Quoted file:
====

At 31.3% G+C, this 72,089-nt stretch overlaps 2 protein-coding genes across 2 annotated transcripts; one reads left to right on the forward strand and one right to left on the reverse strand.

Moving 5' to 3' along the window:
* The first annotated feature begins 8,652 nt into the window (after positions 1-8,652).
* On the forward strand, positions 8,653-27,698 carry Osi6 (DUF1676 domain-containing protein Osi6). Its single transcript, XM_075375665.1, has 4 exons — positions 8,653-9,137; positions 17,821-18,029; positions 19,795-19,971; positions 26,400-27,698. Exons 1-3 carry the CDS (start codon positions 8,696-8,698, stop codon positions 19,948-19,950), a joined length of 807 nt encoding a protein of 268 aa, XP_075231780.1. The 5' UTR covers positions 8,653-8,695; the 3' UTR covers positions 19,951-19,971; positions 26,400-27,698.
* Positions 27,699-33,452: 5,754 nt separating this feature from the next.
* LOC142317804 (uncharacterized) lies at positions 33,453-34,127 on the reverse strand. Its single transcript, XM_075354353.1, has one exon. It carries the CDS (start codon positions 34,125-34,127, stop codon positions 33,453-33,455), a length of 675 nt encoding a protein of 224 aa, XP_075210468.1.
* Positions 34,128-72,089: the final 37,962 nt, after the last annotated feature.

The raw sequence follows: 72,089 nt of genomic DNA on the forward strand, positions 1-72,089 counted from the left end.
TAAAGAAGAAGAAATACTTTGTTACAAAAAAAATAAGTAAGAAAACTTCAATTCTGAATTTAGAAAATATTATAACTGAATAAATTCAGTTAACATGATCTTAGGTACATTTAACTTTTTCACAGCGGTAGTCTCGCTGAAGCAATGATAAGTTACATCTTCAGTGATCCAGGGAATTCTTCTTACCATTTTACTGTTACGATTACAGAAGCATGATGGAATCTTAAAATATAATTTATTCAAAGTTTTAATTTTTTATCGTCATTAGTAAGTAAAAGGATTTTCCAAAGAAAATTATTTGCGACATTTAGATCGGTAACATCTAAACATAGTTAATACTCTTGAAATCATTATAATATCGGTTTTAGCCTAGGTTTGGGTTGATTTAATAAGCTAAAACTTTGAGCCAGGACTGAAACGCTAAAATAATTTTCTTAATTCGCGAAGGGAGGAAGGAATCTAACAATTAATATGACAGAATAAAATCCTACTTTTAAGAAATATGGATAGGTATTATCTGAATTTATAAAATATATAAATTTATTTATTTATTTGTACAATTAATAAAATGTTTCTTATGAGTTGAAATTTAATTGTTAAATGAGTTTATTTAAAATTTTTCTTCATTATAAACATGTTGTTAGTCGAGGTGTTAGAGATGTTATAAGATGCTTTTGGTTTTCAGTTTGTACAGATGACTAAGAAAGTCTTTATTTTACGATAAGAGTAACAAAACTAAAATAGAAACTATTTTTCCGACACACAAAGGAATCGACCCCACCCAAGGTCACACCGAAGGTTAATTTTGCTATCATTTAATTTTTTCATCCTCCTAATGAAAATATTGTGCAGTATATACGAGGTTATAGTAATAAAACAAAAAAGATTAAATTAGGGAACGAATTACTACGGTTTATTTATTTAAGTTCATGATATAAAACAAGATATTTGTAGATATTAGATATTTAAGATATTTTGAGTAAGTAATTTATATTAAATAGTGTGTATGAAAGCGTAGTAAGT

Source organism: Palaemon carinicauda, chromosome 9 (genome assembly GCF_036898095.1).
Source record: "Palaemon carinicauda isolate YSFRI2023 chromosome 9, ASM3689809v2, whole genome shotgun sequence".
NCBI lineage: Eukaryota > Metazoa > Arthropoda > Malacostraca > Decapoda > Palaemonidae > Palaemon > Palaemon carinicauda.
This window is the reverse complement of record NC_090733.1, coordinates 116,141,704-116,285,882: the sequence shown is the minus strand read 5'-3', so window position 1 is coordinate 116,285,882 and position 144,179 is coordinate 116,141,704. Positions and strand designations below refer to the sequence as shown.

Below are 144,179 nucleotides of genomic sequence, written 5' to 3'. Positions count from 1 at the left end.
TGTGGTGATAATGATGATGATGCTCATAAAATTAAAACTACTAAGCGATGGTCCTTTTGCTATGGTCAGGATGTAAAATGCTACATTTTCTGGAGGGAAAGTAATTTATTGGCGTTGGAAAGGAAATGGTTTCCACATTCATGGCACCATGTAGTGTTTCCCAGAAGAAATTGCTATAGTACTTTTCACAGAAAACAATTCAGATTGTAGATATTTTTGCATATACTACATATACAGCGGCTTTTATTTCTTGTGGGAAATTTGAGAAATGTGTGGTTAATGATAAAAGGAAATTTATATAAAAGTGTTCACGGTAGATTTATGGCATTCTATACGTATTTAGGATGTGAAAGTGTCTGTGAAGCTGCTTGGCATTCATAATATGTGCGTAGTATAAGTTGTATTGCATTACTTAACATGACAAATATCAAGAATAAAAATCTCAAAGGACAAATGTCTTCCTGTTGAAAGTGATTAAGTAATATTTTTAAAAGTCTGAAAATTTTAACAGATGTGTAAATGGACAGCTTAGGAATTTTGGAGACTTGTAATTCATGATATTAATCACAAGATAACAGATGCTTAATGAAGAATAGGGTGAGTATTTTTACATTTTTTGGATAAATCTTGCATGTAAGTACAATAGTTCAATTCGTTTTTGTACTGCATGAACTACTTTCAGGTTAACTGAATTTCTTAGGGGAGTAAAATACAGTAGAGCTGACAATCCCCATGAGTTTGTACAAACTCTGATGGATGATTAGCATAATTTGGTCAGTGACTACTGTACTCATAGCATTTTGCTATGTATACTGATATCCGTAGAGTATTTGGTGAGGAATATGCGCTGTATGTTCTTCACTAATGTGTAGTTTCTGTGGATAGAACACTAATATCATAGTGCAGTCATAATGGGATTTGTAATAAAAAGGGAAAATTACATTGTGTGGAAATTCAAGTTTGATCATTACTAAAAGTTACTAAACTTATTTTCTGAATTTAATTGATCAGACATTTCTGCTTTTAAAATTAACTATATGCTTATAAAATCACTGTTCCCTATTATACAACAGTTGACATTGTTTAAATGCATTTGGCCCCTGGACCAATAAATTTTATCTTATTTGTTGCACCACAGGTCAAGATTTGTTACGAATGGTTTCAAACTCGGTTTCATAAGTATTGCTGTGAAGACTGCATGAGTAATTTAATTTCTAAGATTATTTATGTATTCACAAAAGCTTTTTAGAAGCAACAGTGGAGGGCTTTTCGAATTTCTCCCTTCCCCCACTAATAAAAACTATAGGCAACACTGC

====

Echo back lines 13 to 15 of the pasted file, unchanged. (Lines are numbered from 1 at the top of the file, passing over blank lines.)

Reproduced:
This window is the reverse complement of record NC_090733.1, coordinates 116,141,704-116,285,882: the sequence shown is the minus strand read 5'-3', so window position 1 is coordinate 116,285,882 and position 144,179 is coordinate 116,141,704. Positions and strand designations below refer to the sequence as shown.

Below are 144,179 nucleotides of genomic sequence, written 5' to 3'. Positions count from 1 at the left end.
TGTGGTGATAATGATGATGATGCTCATAAAATTAAAACTACTAAGCGATGGTCCTTTTGCTATGGTCAGGATGTAAAATGCTACATTTTCTGGAGGGAAAGTAATTTATTGGCGTTGGAAAGGAAATGGTTTCCACATTCATGGCACCATGTAGTGTTTCCCAGAAGAAATTGCTATAGTACTTTTCACAGAAAACAATTCAGATTGTAGATATTTTTGCATATACTACATATACAGCGGCTTTTATTTCTTGTGGGAAATTTGAGAAATGTGTGGTTAATGATAAAAGGAAATTTATATAAAAGTGTTCACGGTAGATTTATGGCATTCTATACGTATTTAGGATGTGAAAGTGTCTGTGAAGCTGCTTGGCATTCATAATATGTGCGTAGTATAAGTTGTATTGCATTACTTAACATGACAAATATCAAGAATAAAAATCTCAAAGGACAAATGTCTTCCTGTTGAAAGTGATTAAGTAATATTTTTAAAAGTCTGAAAATTTTAACAGATGTGTAAATGGACAGCTTAGGAATTTTGGAGACTTGTAATTCATGATATTAATCACAAGATAACAGATGCTTAATGAAGAATAGGGTGAGTATTTTTACATTTTTTGGATAAATCTTGCATGTAAGTACAATAGTTCAATTCGTTTTTGTACTGCATGAACTACTTTCAGGTTAACTGAATTTCTTAGGGGAGTAAAATACAGTAGAGCTGACAATCCCCATGAGTTTGTACAAACTCTGATGGATGATTAGCATAATTTGGTCAGTGACTACTGTACTCATAGCATTTTGCTATGTATACTGATATCCGTAGAGTATTTGGTGAGGAATATGCGCTGTATGTTCTTCACTAATGTGTAGTTTCTGTGGATAGAACACTAATATCATAGTGCAGTCATAATGGGATTTGTAATAAAAAGGGAAAATTACATTGTGTGGAAATTCAAGTTTGATCATTACTAAAAGTTACTAAACTTATTTTCTGAATTTAATTGATCAGACATTTCTGCTTTTAAAATTAACTATATGCTTATAAAATCACTGTTCCCTATTATACAACAGTTGACATTGTTTAAATGCATTTGGCCCCTGGACCAATAAATTTTATCTTATTTGTTGCACCACAGGTCAAGATTTGTTACGAATGGTTTCAAACTCGGTTTCATAAGTATTGCTGTGAAGACTGCATGAGTAATTTAATTTCTAAGATTATTTATGTATTCACAAAAGCTTTTTAGAAGCAACAGTGGAGGGCTTTTCGAATTTCTCCCTTCCCCCACTAATAAAAACTATAGGCAACACTGC